China media: North Korea nuclear issue

Analysts say North Korean leader Kim Jong-un is likely to order a fresh nuclear test Image copyright AFP
Image caption Analysts say North Korean leader Kim Jong-un may order a fresh nuclear test

North Korea's nuclear issue and amendments to China's pollution law are the main themes in Friday's papers.

Papers analyse China's role in the North Korean nuclear crisis as US President Barack Obama heads to Seoul after wrapping up his visit to Japan.

Mr Obama's South Korea visit comes amid concerns that North Korea may be planning a fourth nuclear test.

While in Japan, Mr Obama called the North Korean problem "the most destabilising, dangerous situation in all of the Asia-Pacific region", and described China's role in influencing Pyongyang as "critically important".

"Can the US resolve the North Korean problem without China? Apparently not," says the Nanfang Weekend.

It adds that the US will tread carefully on regional territorial disputes because it needs Beijing's help to rein in North Korea.

"The US has to involve Beijing in the Korean Peninsula issue and in other areas too, so it has to play a balancing act between China and Washington's allies," it adds.

However, Jin Qiangyi, director of the Asia Studies Centre at Yanbian University, says he is not too optimistic about Beijing's influence on Pyongyang.

"China is currently in a dilemma in dealing with North Korea," the Global Times quotes him as saying.

Mr Jin adds that China has limited influence on North Korea and there are fears that the communist country may collapse under pressure.

The Liberation Daily blames Washington for rising tensions on the Korean Peninsula.

"The US has pursued its East Asia strategy with its Cold War mentality. Washington has taken several measures to strengthen its alliance with South Korea and Japan. These actions would not ease the tension between Washington and Pyongyang," it adds.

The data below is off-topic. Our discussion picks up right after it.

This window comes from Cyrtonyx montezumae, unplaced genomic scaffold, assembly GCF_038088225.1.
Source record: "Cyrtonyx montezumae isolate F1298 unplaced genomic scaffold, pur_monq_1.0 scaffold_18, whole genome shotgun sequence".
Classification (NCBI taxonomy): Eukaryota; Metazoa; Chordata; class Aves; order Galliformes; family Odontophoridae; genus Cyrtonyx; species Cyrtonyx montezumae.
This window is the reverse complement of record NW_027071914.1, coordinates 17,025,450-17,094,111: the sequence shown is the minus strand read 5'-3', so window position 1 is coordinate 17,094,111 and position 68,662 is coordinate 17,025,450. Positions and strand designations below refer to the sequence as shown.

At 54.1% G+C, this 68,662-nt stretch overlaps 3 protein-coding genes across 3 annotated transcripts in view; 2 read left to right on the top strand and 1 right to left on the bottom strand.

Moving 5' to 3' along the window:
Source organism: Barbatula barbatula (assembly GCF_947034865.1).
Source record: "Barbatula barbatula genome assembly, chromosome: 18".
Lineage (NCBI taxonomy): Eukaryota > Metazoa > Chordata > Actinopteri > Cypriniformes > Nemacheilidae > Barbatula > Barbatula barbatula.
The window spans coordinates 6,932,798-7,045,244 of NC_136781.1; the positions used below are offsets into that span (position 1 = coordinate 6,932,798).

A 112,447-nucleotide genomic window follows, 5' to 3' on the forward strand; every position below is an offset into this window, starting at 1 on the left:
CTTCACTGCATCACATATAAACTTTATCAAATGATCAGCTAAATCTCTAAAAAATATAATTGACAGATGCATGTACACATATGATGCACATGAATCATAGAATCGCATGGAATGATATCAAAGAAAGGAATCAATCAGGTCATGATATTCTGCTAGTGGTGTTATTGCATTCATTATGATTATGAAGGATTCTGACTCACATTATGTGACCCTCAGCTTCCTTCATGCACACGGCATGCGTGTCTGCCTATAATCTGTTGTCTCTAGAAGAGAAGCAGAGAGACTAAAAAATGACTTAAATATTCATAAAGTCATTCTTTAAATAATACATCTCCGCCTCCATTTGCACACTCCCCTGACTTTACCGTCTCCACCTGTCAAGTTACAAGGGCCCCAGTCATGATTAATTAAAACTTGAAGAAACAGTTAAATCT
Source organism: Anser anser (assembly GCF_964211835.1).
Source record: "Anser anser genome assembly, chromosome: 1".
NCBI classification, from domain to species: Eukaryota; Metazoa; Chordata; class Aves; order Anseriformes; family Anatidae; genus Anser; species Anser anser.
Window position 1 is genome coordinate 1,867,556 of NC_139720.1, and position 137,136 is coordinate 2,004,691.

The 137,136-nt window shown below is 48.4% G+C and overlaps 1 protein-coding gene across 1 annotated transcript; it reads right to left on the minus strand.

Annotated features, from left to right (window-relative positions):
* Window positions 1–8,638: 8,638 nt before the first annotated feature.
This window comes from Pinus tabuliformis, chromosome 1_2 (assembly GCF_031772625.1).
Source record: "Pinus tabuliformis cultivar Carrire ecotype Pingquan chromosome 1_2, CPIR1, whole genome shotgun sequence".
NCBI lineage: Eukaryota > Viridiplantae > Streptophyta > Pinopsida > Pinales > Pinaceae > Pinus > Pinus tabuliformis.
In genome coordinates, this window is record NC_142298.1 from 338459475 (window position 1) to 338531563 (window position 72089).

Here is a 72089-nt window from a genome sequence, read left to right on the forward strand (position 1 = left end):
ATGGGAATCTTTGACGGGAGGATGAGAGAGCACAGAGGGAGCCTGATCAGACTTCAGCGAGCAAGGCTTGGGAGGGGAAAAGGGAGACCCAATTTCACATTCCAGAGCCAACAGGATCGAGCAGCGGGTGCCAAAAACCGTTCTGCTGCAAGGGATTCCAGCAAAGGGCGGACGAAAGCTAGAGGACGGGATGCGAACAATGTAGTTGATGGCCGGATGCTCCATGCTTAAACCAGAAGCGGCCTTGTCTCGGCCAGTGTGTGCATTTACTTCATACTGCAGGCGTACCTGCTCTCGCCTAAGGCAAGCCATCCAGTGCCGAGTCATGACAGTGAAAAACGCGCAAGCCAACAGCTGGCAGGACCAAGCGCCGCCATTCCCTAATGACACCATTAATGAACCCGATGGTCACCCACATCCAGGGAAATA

Environment protection

Meanwhile, China has imposed tougher penalties on polluters with a newly-amended law.

The country has amended its environment protection law after 25 years amid the government's "war" on pollution.

According to Xinhua News Agency, the revised law imposes "harsher punishments (for) environmental wrongdoing, and has specific articles and provisions on tackling smog, making citizens more aware of environmental protection and protecting whistleblowers".

China has faced serious environmental problems in the recent past with several of its cities and towns touching alarming levels of pollution.

An article in the People's Daily praises the amendment, which will come into effect from 1 January next year, as "a new milestone".

"The law comes into effect only after eight months. All state departments, particularly environmental units, should start working on the details to build a clear and standardised law-enforcement system," it urges.

The Beijing Youth Daily says "it is a tough law with harsh penalties, but great determination and an iron-fist approach is needed to enforce it".

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